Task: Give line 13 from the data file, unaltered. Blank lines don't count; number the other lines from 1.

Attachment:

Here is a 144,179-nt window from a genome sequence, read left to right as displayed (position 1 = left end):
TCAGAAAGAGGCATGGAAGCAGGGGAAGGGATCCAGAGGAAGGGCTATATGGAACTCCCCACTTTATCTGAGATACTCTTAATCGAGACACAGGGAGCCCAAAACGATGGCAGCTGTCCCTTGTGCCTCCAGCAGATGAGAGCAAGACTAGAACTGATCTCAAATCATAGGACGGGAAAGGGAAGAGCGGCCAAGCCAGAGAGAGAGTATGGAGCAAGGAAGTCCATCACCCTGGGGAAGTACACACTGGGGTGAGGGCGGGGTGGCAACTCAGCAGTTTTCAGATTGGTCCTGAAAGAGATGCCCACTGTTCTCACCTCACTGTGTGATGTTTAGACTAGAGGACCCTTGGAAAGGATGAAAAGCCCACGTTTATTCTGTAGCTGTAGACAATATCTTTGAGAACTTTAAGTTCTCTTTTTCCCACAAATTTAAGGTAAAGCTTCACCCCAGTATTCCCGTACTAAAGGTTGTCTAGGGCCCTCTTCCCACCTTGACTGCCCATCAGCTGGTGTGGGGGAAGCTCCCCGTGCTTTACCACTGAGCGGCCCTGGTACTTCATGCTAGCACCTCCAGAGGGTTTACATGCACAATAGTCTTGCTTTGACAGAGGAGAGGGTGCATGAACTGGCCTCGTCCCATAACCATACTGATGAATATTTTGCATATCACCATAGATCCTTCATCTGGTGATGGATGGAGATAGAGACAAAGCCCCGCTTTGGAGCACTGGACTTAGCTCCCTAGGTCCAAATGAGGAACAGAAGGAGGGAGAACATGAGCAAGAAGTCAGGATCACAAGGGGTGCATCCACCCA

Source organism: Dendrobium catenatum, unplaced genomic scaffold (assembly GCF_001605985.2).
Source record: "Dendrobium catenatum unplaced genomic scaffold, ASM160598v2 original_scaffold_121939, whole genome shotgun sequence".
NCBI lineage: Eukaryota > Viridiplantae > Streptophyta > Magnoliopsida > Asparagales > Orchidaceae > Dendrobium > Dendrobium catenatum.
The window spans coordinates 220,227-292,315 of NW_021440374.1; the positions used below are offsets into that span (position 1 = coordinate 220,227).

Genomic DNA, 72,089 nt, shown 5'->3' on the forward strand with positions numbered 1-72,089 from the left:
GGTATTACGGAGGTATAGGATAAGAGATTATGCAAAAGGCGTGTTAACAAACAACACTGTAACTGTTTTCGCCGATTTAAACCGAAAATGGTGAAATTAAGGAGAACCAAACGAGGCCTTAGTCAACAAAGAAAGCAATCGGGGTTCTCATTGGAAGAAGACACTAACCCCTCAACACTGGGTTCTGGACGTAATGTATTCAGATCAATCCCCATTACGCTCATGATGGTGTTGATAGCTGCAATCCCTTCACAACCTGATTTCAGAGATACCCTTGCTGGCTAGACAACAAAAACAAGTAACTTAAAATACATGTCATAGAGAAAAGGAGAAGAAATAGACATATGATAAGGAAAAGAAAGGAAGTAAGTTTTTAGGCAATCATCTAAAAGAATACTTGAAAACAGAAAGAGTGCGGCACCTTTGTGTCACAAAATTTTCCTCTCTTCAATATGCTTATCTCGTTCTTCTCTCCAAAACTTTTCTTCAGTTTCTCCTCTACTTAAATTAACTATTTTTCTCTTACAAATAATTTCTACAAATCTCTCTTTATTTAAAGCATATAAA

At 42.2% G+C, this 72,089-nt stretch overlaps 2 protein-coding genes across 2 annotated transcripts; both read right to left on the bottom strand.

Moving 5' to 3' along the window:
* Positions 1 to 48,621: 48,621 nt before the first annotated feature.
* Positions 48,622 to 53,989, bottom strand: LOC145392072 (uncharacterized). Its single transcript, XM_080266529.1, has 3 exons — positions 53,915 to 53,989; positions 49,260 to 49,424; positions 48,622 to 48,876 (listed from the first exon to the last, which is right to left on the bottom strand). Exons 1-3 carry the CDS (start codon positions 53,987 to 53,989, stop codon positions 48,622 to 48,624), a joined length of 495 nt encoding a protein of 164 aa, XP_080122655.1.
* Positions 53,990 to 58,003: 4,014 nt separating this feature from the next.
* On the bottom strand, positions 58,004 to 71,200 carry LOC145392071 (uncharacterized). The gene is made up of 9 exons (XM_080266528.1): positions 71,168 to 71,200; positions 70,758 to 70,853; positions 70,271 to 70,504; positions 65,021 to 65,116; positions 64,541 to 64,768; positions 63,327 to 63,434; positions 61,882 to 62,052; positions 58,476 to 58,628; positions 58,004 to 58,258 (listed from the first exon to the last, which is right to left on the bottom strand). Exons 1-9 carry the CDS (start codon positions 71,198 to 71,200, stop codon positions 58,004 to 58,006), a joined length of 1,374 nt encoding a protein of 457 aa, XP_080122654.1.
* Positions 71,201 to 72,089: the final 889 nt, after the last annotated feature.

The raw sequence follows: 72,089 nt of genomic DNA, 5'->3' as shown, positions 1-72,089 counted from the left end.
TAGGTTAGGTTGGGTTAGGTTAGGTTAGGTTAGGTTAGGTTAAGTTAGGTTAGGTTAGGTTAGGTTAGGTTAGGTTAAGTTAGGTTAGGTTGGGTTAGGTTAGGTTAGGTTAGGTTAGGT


* Positions 53,990 to 58,003: 4,014 nt separating this feature from the next.